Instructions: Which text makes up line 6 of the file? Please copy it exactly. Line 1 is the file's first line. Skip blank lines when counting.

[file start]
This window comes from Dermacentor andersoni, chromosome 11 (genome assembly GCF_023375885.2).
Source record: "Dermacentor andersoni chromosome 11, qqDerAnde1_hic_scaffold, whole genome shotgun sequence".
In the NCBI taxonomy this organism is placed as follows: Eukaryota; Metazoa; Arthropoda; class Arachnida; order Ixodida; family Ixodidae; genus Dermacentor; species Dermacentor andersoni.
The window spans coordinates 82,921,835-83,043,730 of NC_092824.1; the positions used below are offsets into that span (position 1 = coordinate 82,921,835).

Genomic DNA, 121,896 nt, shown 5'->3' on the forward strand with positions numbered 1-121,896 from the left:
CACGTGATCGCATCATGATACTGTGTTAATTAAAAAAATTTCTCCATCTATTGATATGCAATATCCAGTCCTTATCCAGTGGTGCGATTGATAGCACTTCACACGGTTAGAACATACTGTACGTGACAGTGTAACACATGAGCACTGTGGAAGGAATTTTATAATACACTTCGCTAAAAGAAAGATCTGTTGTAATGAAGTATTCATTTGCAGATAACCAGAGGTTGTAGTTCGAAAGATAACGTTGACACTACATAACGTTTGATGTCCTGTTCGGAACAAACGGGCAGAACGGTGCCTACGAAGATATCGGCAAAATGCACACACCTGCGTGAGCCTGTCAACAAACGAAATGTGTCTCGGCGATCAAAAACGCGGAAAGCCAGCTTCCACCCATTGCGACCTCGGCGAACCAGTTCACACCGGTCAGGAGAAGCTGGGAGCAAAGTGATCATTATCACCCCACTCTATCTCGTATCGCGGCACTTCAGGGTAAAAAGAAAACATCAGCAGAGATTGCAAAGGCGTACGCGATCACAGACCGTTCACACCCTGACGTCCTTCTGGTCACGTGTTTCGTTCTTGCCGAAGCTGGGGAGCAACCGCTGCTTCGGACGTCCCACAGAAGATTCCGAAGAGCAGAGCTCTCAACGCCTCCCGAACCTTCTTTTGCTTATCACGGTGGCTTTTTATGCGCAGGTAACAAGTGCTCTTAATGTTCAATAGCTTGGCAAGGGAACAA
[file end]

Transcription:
CACGTGATCGCATCATGATACTGTGTTAATTAAAAAAATTTCTCCATCTATTGATATGCAATATCCAGTCCTTATCCAGTGGTGCGATTGATAGCACTTCACACGGTTAGAACATACTGTACGTGACAGTGTAACACATGAGCACTGTGGAAGGAATTTTATAATACACTTCGCTAAAAGAAAGATCTGTTGTAATGAAGTATTCATTTGCAGATAACCAGAGGTTGTAGTTCGAAAGATAACGTTGACACTACATAACGTTTGATGTCCTGTTCGGAACAAACGGGCAGAACGGTGCCTACGAAGATATCGGCAAAATGCACACACCTGCGTGAGCCTGTCAACAAACGAAATGTGTCTCGGCGATCAAAAACGCGGAAAGCCAGCTTCCACCCATTGCGACCTCGGCGAACCAGTTCACACCGGTCAGGAGAAGCTGGGAGCAAAGTGATCATTATCACCCCACTCTATCTCGTATCGCGGCACTTCAGGGTAAAAAGAAAACATCAGCAGAGATTGCAAAGGCGTACGCGATCACAGACCGTTCACACCCTGACGTCCTTCTGGTCACGTGTTTCGTTCTTGCCGAAGCTGGGGAGCAACCGCTGCTTCGGACGTCCCACAGAAGATTCCGAAGAGCAGAGCTCTCAACGCCTCCCGAACCTTCTTTTGCTTATCACGGTGGCTTTTTATGCGCAGGTAACAAGTGCTCTTAATGTTCAATAGCTTGGCAAGGGAACAA